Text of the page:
The state’s four congressional delegates sent a letter Monday to the Small Business Administration seeking federal assistance for businesses affected by the Merrimack Valley gas disaster.

U.S. Sens. Elizabeth Warren and Ed Markey and U.S. Reps. Seth Moulton and Niki Tsongas, all Democrats, sent the letter in support of a request the state already made seeking federal aid through the administration’s Economic Injury Disaster Loan program.

The program offers low-interest loans that can be used to repair or replace real estate, personal property, machinery and equipment, and inventory and business assets that were damaged in a declared disaster. The loans are based on the borrower’s credit and are offered for terms of up to 30 years.

The letter describes the “significant economic hardship” businesses have faced in the weeks after the Sept. 13 disaster, when natural gas explosions sparked more than 70 fires across Andover, North Andover and Lawrence.

On Monday morning, Columbia Gas said 37.2 miles of main line gas pipe — 83 percent of the total replacement — have been laid. About 3,500 service lines to homes and other buildings have also been replaced, 3,328 of which are now gas ready, the company said. The replacement target is 6,100 service lines, according to a report released by Columbia Gas.

“Approximately 151 construction crews were deployed across the system on Oct. 21 and 212 crews are expected on Oct. 22 to work on mains and service lines,” the company said in a prepared statement.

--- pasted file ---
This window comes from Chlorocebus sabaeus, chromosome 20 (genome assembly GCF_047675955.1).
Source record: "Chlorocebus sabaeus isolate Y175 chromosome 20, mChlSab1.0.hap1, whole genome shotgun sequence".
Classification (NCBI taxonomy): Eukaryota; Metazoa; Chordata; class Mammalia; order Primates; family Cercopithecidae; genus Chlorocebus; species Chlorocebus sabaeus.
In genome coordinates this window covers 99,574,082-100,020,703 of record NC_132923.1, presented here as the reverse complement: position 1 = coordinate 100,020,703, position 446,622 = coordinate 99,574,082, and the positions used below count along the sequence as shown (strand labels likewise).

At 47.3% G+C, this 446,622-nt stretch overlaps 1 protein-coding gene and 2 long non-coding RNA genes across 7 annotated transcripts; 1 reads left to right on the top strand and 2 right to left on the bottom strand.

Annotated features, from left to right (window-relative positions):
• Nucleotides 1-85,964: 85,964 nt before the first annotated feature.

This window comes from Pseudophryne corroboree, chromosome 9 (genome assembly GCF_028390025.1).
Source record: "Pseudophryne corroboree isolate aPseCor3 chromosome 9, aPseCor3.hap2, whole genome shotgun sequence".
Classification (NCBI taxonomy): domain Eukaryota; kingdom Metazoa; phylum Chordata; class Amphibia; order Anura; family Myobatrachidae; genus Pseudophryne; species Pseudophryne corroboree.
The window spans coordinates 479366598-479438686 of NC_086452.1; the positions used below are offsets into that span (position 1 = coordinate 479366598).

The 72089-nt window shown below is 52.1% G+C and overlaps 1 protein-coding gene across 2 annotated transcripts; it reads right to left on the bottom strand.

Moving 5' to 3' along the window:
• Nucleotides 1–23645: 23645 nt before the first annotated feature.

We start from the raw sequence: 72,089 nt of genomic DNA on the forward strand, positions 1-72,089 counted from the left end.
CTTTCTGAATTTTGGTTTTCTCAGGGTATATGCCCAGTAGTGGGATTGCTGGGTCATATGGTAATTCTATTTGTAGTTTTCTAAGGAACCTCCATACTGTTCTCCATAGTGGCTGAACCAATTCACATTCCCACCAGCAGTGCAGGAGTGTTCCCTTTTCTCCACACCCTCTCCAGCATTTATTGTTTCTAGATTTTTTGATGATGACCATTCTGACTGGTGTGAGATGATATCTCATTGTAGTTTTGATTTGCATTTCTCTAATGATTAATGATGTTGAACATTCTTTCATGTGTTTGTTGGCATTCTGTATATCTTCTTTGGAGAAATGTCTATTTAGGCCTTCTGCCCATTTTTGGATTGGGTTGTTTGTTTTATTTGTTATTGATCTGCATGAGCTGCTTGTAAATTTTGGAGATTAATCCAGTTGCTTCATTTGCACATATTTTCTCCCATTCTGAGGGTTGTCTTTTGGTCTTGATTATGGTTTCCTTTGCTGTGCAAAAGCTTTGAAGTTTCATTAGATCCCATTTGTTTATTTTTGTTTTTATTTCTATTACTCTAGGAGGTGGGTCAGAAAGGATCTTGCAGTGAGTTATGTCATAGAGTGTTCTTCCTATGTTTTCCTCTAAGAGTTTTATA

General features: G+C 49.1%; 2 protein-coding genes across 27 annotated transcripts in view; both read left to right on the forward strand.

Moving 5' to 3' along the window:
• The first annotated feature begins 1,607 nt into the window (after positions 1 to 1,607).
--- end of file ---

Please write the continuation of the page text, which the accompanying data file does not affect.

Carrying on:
Nearly 1,000 businesses have been affected by the crisis, according to the legislators’ letter. Many are struggling with “direct and indirect costs, including employee payroll, and lost tax revenue,” they stated.

Joseph Bevilacqua, president of the Merrimack Valley Chamber of Commerce, said seeking help from the SBA is “fantastic” because the administration is “empowered” to help small businesses.

“We look forward to working with them and we hope that the legislators are successful (in securing aid),” Bevilacqua said. “There’s probably no more appropriate agency than the SBA to assist small businesses.”

The loans would “work to bridge the loss of revenue and help stabilize the local economy” and would “greatly impact the revitalization of the region and help business meet operating expenses,” the legislators wrote in the letter.

A similar program was launched by Gov. Charlie Baker and Lawrence Mayor Dan Rivera in September. At a press conference in Lawrence, the two men announced a $1 million loan fund for businesses affected by the gas disaster. The loans, which can be requested for up to $50,000, will be interest-free for six months, Baker said.

“This is unprecedented. That’s the issue that I hope the legislators stress,” Bevilacqua said. “We’re very concerned about the well-being of these small businesses.”

Follow Kiera Blessing on Twitter @kierablessing and Jill Harmacinski @EagleTribJill. 

 

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